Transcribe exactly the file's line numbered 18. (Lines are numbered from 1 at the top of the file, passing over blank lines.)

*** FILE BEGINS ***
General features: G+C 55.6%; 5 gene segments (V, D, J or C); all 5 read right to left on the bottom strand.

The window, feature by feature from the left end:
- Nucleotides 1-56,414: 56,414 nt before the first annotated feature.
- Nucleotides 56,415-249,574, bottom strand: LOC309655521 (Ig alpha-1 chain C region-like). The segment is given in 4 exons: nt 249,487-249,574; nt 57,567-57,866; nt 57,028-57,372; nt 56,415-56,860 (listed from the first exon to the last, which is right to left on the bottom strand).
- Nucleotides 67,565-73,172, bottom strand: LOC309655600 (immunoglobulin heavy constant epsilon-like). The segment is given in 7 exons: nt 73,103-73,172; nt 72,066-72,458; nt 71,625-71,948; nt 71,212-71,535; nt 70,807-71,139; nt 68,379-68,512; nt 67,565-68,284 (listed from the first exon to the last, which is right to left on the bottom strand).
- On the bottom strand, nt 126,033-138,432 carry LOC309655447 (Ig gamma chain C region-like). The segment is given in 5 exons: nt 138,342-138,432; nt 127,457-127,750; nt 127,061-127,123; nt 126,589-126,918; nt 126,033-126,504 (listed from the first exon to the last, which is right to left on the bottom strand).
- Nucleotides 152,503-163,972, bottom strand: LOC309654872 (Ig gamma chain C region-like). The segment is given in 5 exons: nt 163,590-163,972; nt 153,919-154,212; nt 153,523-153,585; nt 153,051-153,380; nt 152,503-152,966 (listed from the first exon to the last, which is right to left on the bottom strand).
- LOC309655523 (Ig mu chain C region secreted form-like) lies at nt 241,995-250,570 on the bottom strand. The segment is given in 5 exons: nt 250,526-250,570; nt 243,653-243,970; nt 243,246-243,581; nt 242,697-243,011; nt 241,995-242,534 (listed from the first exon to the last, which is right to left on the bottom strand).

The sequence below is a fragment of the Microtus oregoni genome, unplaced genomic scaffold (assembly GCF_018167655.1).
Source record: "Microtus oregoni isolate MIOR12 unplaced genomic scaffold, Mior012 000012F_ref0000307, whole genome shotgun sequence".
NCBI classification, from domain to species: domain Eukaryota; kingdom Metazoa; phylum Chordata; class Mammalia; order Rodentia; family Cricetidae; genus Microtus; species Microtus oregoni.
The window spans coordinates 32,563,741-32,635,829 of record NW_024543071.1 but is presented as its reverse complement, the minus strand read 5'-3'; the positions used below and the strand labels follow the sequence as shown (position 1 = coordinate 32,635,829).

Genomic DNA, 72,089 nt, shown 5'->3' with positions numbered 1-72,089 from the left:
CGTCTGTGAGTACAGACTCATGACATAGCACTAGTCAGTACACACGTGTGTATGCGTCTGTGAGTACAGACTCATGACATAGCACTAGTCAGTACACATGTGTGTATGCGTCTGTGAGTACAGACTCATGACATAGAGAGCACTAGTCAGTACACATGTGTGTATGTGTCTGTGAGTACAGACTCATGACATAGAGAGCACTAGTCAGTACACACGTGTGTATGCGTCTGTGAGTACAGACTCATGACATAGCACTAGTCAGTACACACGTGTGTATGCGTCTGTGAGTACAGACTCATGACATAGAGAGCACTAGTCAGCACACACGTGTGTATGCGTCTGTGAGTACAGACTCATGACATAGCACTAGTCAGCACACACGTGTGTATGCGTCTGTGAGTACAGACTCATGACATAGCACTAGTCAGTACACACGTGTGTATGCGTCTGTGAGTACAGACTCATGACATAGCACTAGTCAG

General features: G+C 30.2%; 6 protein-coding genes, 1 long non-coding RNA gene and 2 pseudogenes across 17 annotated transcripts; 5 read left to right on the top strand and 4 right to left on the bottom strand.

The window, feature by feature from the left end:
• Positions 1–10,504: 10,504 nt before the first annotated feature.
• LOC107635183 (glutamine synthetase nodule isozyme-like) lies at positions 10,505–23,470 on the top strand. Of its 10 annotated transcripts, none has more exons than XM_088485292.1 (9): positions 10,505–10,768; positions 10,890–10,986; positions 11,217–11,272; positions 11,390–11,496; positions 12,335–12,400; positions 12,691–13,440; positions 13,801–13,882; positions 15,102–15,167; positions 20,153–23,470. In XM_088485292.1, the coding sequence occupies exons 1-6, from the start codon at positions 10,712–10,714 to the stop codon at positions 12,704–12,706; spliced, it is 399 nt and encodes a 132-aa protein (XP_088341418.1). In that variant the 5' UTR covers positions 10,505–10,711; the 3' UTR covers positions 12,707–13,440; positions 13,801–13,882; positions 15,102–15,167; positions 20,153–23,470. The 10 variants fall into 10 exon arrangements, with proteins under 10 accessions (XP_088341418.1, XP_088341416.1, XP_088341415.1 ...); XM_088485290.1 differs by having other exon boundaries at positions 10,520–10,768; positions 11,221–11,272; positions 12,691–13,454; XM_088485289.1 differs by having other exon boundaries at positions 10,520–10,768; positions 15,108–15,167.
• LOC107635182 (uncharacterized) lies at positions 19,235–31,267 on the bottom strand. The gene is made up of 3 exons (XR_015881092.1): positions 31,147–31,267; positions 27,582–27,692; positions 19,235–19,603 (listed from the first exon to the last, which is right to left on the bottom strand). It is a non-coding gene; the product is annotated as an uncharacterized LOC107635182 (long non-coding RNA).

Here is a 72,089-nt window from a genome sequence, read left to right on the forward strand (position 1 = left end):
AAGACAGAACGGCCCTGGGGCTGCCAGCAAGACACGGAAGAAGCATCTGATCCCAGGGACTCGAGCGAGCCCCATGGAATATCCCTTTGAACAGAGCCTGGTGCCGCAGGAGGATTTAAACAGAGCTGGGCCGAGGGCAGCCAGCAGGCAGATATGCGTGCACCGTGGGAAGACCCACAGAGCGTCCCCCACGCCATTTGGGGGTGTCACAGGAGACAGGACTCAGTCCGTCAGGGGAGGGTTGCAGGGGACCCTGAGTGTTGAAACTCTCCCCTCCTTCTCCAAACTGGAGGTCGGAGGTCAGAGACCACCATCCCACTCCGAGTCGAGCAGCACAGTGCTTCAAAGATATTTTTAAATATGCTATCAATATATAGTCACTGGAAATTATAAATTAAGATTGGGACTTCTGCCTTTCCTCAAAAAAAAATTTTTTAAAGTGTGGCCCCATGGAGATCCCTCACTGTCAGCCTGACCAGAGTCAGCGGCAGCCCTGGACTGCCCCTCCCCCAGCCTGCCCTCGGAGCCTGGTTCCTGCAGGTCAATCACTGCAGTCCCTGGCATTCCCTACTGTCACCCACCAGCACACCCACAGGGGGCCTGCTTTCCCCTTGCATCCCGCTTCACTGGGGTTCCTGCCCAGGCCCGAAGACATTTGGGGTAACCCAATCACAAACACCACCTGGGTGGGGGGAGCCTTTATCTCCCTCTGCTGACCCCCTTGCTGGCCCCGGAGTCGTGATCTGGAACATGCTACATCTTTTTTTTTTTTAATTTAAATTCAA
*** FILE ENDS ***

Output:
• LOC107635183 (glutamine synthetase nodule isozyme-like) lies at positions 10,505–23,470 on the top strand. Of its 10 annotated transcripts, none has more exons than XM_088485292.1 (9): positions 10,505–10,768; positions 10,890–10,986; positions 11,217–11,272; positions 11,390–11,496; positions 12,335–12,400; positions 12,691–13,440; positions 13,801–13,882; positions 15,102–15,167; positions 20,153–23,470. In XM_088485292.1, the coding sequence occupies exons 1-6, from the start codon at positions 10,712–10,714 to the stop codon at positions 12,704–12,706; spliced, it is 399 nt and encodes a 132-aa protein (XP_088341418.1). In that variant the 5' UTR covers positions 10,505–10,711; the 3' UTR covers positions 12,707–13,440; positions 13,801–13,882; positions 15,102–15,167; positions 20,153–23,470. The 10 variants fall into 10 exon arrangements, with proteins under 10 accessions (XP_088341418.1, XP_088341416.1, XP_088341415.1 ...); XM_088485290.1 differs by having other exon boundaries at positions 10,520–10,768; positions 11,221–11,272; positions 12,691–13,454; XM_088485289.1 differs by having other exon boundaries at positions 10,520–10,768; positions 15,108–15,167.